Then Melchizedek king of Salem brought out bread and wine. He was priest of God Most High, and he blessed Abram, saying, "Blessed be Abram by God Most High, Creator of heaven and earth. And praise be to God Most High, who delivered your enemies into your hand." Then Abram gave him a tenth of everything. (Gen. 14:18-20 NIV)
The LORD said unto my Lord, Sit thou at my right hand, until I make thine enemies thy footstool.
The LORD shall send the rod of thy strength out of Zion: rule thou in the midst of thine enemies.
Thy people shall be willing in the day of thy power, in the beauties of holiness from the womb of the morning: thou hast the dew of thy youth.
The LORD hath sworn, and will not repent, Thou art a priest for ever after the order of Melchizedek. (Psalm 110:1-4 KJV)
This "King Melchizedek of Salem, priest of the Most High God, met Abraham as he was returning from defeating the kings and blessed him"; and to him Abraham apportioned "one-tenth of everything." His name, in the first place, means "king of righteousness"; next he is also king of Salem, that is, "king of peace." Without father, without mother, without genealogy, having neither beginning of days nor end of life, but resembling the Son of God, he remains a priest forever. See how great he is! (Heb. 7:1-4a NRSV)
According to one common Jewish tradition, Melchizedek was Shem, son of Noah; 2 Enoch makes him Noah's nephew. Christians seem largely not to have been interested in these legends, although I'm told that Jerome somewhere mentions them. Philo interprets Melchizedek as a symbol of the Logos, which in a way we find in the book of Hebrews, as well, and the latter, of course, is the primary influence on what Christians have thought about him. The second thing that caught their attention was the bread and wine (in some modern translations bread and raisin-cakes), which has generally been read as a type of the Eucharist; Clement of Alexandria seems to be the first person to have discussed this explicitly:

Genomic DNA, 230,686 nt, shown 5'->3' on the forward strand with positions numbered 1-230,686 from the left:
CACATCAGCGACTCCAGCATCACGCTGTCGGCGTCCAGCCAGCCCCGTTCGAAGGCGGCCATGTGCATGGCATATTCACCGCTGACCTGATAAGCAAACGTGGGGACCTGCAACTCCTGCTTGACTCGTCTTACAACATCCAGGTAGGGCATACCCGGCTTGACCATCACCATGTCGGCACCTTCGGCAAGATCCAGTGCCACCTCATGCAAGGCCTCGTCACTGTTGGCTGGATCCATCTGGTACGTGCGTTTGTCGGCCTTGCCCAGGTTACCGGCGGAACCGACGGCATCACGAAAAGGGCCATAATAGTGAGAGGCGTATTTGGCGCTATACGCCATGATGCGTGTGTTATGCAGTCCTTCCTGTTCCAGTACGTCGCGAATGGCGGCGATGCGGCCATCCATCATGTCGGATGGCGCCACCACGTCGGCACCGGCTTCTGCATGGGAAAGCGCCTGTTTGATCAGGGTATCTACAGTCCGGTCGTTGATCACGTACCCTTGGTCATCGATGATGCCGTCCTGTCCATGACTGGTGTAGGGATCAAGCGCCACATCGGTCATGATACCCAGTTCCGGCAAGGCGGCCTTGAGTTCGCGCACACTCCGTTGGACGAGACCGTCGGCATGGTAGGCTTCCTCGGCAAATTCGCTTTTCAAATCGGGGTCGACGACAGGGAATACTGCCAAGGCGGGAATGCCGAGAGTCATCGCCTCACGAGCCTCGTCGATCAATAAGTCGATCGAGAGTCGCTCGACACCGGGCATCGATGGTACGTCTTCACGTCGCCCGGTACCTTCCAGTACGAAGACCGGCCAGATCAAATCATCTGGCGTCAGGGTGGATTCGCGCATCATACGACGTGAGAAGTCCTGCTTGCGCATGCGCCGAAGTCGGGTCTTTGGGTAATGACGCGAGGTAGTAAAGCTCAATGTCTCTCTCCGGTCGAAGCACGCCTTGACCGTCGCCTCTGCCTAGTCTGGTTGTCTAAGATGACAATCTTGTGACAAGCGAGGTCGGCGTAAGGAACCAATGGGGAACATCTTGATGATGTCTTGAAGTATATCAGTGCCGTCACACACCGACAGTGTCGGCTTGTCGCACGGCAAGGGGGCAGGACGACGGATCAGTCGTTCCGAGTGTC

Righteousness is peace of life and a well-conditioned state, to which the Lord dismissed her when He said, "Depart into peace." For Salem is, by interpretation, peace; of which our Saviour is enrolled King, as Moses says, Melchizedek king of Salem, priest of the most high God, who gave bread and wine, furnishing consecrated food for a type of the Eucharist. And Melchizedek is interpreted "righteous king;" and the name is a synonym for righteousness and peace.
Cyprian is a major influence on this line of thought in the West; from his Letter 62 to Caecilius:
Also in the priest Melchizedek we see prefigured the sacrament of the sacrifice of the Lord, according to what divine Scripture testifies, and says, "And Melchizedek, king of Salem, brought forth bread and wine." Now he was a priest of the most high God, and blessed Abraham. And that Melchizedek bore a type of Christ, the Holy Spirit declares in the Psalms, saying from the person of the Father to the Son: "Before the morning star I begot You; You are a priest for ever, after the order of Melchizedek; " which order is assuredly this coming from that sacrifice and thence descending; that Melchizedek was a priest of the most high God; that he offered wine and bread; that he blessed Abraham. For who is more a priest of the most high God than our Lord Jesus Christ, who offered a sacrifice to God the Father, and offered that very same thing which Melchizedek had offered, that is, bread and wine, to wit, His body and blood?